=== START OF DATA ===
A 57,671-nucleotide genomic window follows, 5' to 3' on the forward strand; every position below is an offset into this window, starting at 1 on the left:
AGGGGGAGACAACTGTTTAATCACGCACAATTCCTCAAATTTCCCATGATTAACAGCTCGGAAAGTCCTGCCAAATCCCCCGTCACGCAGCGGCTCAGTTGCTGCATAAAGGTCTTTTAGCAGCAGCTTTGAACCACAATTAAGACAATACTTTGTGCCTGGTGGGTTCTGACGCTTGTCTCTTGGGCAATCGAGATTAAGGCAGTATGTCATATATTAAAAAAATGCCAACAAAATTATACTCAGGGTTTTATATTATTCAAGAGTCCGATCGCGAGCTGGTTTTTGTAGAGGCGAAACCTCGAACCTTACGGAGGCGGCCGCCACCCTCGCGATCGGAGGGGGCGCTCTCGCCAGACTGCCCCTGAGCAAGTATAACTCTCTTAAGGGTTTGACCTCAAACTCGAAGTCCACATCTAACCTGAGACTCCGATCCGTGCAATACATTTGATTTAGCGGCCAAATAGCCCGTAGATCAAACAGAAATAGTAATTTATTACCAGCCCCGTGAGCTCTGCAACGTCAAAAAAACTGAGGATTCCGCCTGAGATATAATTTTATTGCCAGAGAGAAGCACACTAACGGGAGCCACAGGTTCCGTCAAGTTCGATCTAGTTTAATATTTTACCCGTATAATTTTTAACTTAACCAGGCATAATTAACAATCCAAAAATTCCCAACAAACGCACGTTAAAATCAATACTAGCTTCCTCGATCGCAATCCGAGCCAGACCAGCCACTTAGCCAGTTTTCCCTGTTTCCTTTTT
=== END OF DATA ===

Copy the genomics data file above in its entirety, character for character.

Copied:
A 57,671-nucleotide genomic window follows, 5' to 3' on the forward strand; every position below is an offset into this window, starting at 1 on the left:
AGGGGGAGACAACTGTTTAATCACGCACAATTCCTCAAATTTCCCATGATTAACAGCTCGGAAAGTCCTGCCAAATCCCCCGTCACGCAGCGGCTCAGTTGCTGCATAAAGGTCTTTTAGCAGCAGCTTTGAACCACAATTAAGACAATACTTTGTGCCTGGTGGGTTCTGACGCTTGTCTCTTGGGCAATCGAGATTAAGGCAGTATGTCATATATTAAAAAAATGCCAACAAAATTATACTCAGGGTTTTATATTATTCAAGAGTCCGATCGCGAGCTGGTTTTTGTAGAGGCGAAACCTCGAACCTTACGGAGGCGGCCGCCACCCTCGCGATCGGAGGGGGCGCTCTCGCCAGACTGCCCCTGAGCAAGTATAACTCTCTTAAGGGTTTGACCTCAAACTCGAAGTCCACATCTAACCTGAGACTCCGATCCGTGCAATACATTTGATTTAGCGGCCAAATAGCCCGTAGATCAAACAGAAATAGTAATTTATTACCAGCCCCGTGAGCTCTGCAACGTCAAAAAAACTGAGGATTCCGCCTGAGATATAATTTTATTGCCAGAGAGAAGCACACTAACGGGAGCCACAGGTTCCGTCAAGTTCGATCTAGTTTAATATTTTACCCGTATAATTTTTAACTTAACCAGGCATAATTAACAATCCAAAAATTCCCAACAAACGCACGTTAAAATCAATACTAGCTTCCTCGATCGCAATCCGAGCCAGACCAGCCACTTAGCCAGTTTTCCCTGTTTCCTTTTT